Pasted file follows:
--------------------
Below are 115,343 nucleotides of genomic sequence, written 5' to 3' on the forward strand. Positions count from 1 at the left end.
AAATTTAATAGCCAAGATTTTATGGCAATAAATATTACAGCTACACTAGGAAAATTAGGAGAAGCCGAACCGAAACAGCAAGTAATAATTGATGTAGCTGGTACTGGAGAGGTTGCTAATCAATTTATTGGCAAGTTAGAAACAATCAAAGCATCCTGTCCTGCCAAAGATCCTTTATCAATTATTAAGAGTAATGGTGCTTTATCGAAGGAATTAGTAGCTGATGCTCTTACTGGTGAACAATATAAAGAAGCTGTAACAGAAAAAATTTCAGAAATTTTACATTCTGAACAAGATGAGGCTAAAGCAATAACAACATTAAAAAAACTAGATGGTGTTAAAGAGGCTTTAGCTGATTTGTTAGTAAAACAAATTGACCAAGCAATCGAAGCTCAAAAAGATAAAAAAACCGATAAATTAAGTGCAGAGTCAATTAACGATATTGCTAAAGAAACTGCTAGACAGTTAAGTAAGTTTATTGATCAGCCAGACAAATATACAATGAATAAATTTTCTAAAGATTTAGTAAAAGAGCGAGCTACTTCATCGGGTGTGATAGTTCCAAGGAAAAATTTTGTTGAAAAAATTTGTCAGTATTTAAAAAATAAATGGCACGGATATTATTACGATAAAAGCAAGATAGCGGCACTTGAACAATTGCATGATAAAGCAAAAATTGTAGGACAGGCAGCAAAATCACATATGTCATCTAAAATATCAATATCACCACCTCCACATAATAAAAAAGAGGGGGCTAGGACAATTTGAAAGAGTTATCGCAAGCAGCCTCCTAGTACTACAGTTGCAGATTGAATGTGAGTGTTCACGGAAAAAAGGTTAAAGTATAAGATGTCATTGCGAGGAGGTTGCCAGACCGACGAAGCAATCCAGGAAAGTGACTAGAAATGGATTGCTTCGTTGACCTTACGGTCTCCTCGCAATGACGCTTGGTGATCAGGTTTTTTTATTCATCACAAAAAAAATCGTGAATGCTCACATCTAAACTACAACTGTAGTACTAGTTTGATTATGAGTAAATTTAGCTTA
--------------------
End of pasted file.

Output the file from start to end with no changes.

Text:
Below are 115,343 nucleotides of genomic sequence, written 5' to 3' on the forward strand. Positions count from 1 at the left end.
AAATTTAATAGCCAAGATTTTATGGCAATAAATATTACAGCTACACTAGGAAAATTAGGAGAAGCCGAACCGAAACAGCAAGTAATAATTGATGTAGCTGGTACTGGAGAGGTTGCTAATCAATTTATTGGCAAGTTAGAAACAATCAAAGCATCCTGTCCTGCCAAAGATCCTTTATCAATTATTAAGAGTAATGGTGCTTTATCGAAGGAATTAGTAGCTGATGCTCTTACTGGTGAACAATATAAAGAAGCTGTAACAGAAAAAATTTCAGAAATTTTACATTCTGAACAAGATGAGGCTAAAGCAATAACAACATTAAAAAAACTAGATGGTGTTAAAGAGGCTTTAGCTGATTTGTTAGTAAAACAAATTGACCAAGCAATCGAAGCTCAAAAAGATAAAAAAACCGATAAATTAAGTGCAGAGTCAATTAACGATATTGCTAAAGAAACTGCTAGACAGTTAAGTAAGTTTATTGATCAGCCAGACAAATATACAATGAATAAATTTTCTAAAGATTTAGTAAAAGAGCGAGCTACTTCATCGGGTGTGATAGTTCCAAGGAAAAATTTTGTTGAAAAAATTTGTCAGTATTTAAAAAATAAATGGCACGGATATTATTACGATAAAAGCAAGATAGCGGCACTTGAACAATTGCATGATAAAGCAAAAATTGTAGGACAGGCAGCAAAATCACATATGTCATCTAAAATATCAATATCACCACCTCCACATAATAAAAAAGAGGGGGCTAGGACAATTTGAAAGAGTTATCGCAAGCAGCCTCCTAGTACTACAGTTGCAGATTGAATGTGAGTGTTCACGGAAAAAAGGTTAAAGTATAAGATGTCATTGCGAGGAGGTTGCCAGACCGACGAAGCAATCCAGGAAAGTGACTAGAAATGGATTGCTTCGTTGACCTTACGGTCTCCTCGCAATGACGCTTGGTGATCAGGTTTTTTTATTCATCACAAAAAAAATCGTGAATGCTCACATCTAAACTACAACTGTAGTACTAGTTTGATTATGAGTAAATTTAGCTTA